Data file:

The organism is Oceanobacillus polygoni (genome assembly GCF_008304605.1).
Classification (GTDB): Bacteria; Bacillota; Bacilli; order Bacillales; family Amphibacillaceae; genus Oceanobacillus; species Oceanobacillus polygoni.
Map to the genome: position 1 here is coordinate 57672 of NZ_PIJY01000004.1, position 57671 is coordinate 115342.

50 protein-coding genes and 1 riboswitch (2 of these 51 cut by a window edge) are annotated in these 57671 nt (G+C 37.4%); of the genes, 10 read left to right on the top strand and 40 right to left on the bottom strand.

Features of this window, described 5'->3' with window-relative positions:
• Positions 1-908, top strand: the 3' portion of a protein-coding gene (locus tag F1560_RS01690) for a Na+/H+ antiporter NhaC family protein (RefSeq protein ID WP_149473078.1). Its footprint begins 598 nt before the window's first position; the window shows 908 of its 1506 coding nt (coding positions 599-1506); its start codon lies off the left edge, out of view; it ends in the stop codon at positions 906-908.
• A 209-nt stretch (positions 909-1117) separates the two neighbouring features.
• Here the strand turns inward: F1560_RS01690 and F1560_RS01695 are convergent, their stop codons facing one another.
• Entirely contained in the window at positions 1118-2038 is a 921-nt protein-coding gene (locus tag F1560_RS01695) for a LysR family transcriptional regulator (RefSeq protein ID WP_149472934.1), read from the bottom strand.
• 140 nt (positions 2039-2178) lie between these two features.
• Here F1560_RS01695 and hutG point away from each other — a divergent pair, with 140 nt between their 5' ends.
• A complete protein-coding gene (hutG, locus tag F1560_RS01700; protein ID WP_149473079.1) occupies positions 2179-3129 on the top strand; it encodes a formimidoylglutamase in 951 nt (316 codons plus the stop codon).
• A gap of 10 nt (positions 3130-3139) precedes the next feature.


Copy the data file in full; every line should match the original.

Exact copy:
The organism is Oceanobacillus polygoni (genome assembly GCF_008304605.1).
Classification (GTDB): Bacteria; Bacillota; Bacilli; order Bacillales; family Amphibacillaceae; genus Oceanobacillus; species Oceanobacillus polygoni.
Map to the genome: position 1 here is coordinate 57672 of NZ_PIJY01000004.1, position 57671 is coordinate 115342.

50 protein-coding genes and 1 riboswitch (2 of these 51 cut by a window edge) are annotated in these 57671 nt (G+C 37.4%); of the genes, 10 read left to right on the top strand and 40 right to left on the bottom strand.

Features of this window, described 5'->3' with window-relative positions:
• Positions 1-908, top strand: the 3' portion of a protein-coding gene (locus tag F1560_RS01690) for a Na+/H+ antiporter NhaC family protein (RefSeq protein ID WP_149473078.1). Its footprint begins 598 nt before the window's first position; the window shows 908 of its 1506 coding nt (coding positions 599-1506); its start codon lies off the left edge, out of view; it ends in the stop codon at positions 906-908.
• A 209-nt stretch (positions 909-1117) separates the two neighbouring features.
• Here the strand turns inward: F1560_RS01690 and F1560_RS01695 are convergent, their stop codons facing one another.
• Entirely contained in the window at positions 1118-2038 is a 921-nt protein-coding gene (locus tag F1560_RS01695) for a LysR family transcriptional regulator (RefSeq protein ID WP_149472934.1), read from the bottom strand.
• 140 nt (positions 2039-2178) lie between these two features.
• Here F1560_RS01695 and hutG point away from each other — a divergent pair, with 140 nt between their 5' ends.
• A complete protein-coding gene (hutG, locus tag F1560_RS01700; protein ID WP_149473079.1) occupies positions 2179-3129 on the top strand; it encodes a formimidoylglutamase in 951 nt (316 codons plus the stop codon).
• A gap of 10 nt (positions 3130-3139) precedes the next feature.